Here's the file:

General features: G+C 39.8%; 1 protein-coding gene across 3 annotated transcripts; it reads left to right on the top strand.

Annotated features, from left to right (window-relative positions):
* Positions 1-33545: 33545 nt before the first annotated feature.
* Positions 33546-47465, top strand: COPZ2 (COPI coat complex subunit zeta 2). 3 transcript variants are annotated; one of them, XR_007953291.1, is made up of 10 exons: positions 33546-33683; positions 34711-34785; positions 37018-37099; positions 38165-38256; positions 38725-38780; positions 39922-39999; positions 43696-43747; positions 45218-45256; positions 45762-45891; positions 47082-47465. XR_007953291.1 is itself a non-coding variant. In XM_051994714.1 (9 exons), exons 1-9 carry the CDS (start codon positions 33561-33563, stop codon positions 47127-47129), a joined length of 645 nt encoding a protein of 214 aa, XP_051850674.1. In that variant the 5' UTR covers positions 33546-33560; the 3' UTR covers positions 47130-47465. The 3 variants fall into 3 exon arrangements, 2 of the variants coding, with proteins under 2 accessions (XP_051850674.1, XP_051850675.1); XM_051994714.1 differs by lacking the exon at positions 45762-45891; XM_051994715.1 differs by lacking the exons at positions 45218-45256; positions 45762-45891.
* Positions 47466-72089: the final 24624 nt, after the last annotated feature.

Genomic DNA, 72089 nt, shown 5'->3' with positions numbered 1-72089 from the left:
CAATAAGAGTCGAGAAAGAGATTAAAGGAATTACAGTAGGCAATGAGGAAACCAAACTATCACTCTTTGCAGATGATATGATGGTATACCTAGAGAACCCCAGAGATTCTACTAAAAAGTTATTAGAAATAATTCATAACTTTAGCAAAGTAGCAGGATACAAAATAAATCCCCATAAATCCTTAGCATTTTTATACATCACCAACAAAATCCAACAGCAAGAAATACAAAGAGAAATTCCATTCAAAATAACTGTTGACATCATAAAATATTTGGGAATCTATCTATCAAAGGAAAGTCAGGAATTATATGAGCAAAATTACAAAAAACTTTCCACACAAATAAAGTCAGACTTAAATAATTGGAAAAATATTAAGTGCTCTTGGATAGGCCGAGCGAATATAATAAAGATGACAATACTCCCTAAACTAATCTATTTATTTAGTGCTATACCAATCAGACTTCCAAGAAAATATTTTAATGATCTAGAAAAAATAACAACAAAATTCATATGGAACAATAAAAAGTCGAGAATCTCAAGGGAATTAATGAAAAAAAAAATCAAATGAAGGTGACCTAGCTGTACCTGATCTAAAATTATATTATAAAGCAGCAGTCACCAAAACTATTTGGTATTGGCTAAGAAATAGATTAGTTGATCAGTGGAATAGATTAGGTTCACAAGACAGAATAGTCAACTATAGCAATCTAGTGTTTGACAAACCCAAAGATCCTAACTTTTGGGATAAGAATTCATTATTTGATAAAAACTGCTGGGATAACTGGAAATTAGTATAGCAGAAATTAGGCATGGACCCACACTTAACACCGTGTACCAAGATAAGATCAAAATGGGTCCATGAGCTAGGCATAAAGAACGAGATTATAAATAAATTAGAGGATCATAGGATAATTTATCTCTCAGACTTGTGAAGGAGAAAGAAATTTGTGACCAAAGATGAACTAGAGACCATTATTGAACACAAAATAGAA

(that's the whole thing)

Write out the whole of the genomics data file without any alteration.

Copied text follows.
General features: G+C 39.8%; 1 protein-coding gene across 3 annotated transcripts; it reads left to right on the top strand.

Annotated features, from left to right (window-relative positions):
* Positions 1-33545: 33545 nt before the first annotated feature.
* Positions 33546-47465, top strand: COPZ2 (COPI coat complex subunit zeta 2). 3 transcript variants are annotated; one of them, XR_007953291.1, is made up of 10 exons: positions 33546-33683; positions 34711-34785; positions 37018-37099; positions 38165-38256; positions 38725-38780; positions 39922-39999; positions 43696-43747; positions 45218-45256; positions 45762-45891; positions 47082-47465. XR_007953291.1 is itself a non-coding variant. In XM_051994714.1 (9 exons), exons 1-9 carry the CDS (start codon positions 33561-33563, stop codon positions 47127-47129), a joined length of 645 nt encoding a protein of 214 aa, XP_051850674.1. In that variant the 5' UTR covers positions 33546-33560; the 3' UTR covers positions 47130-47465. The 3 variants fall into 3 exon arrangements, 2 of the variants coding, with proteins under 2 accessions (XP_051850674.1, XP_051850675.1); XM_051994714.1 differs by lacking the exon at positions 45762-45891; XM_051994715.1 differs by lacking the exons at positions 45218-45256; positions 45762-45891.
* Positions 47466-72089: the final 24624 nt, after the last annotated feature.

Genomic DNA, 72089 nt, shown 5'->3' with positions numbered 1-72089 from the left:
CAATAAGAGTCGAGAAAGAGATTAAAGGAATTACAGTAGGCAATGAGGAAACCAAACTATCACTCTTTGCAGATGATATGATGGTATACCTAGAGAACCCCAGAGATTCTACTAAAAAGTTATTAGAAATAATTCATAACTTTAGCAAAGTAGCAGGATACAAAATAAATCCCCATAAATCCTTAGCATTTTTATACATCACCAACAAAATCCAACAGCAAGAAATACAAAGAGAAATTCCATTCAAAATAACTGTTGACATCATAAAATATTTGGGAATCTATCTATCAAAGGAAAGTCAGGAATTATATGAGCAAAATTACAAAAAACTTTCCACACAAATAAAGTCAGACTTAAATAATTGGAAAAATATTAAGTGCTCTTGGATAGGCCGAGCGAATATAATAAAGATGACAATACTCCCTAAACTAATCTATTTATTTAGTGCTATACCAATCAGACTTCCAAGAAAATATTTTAATGATCTAGAAAAAATAACAACAAAATTCATATGGAACAATAAAAAGTCGAGAATCTCAAGGGAATTAATGAAAAAAAAAATCAAATGAAGGTGACCTAGCTGTACCTGATCTAAAATTATATTATAAAGCAGCAGTCACCAAAACTATTTGGTATTGGCTAAGAAATAGATTAGTTGATCAGTGGAATAGATTAGGTTCACAAGACAGAATAGTCAACTATAGCAATCTAGTGTTTGACAAACCCAAAGATCCTAACTTTTGGGATAAGAATTCATTATTTGATAAAAACTGCTGGGATAACTGGAAATTAGTATAGCAGAAATTAGGCATGGACCCACACTTAACACCGTGTACCAAGATAAGATCAAAATGGGTCCATGAGCTAGGCATAAAGAACGAGATTATAAATAAATTAGAGGATCATAGGATAATTTATCTCTCAGACTTGTGAAGGAGAAAGAAATTTGTGACCAAAGATGAACTAGAGACCATTATTGAACACAAAATAGAA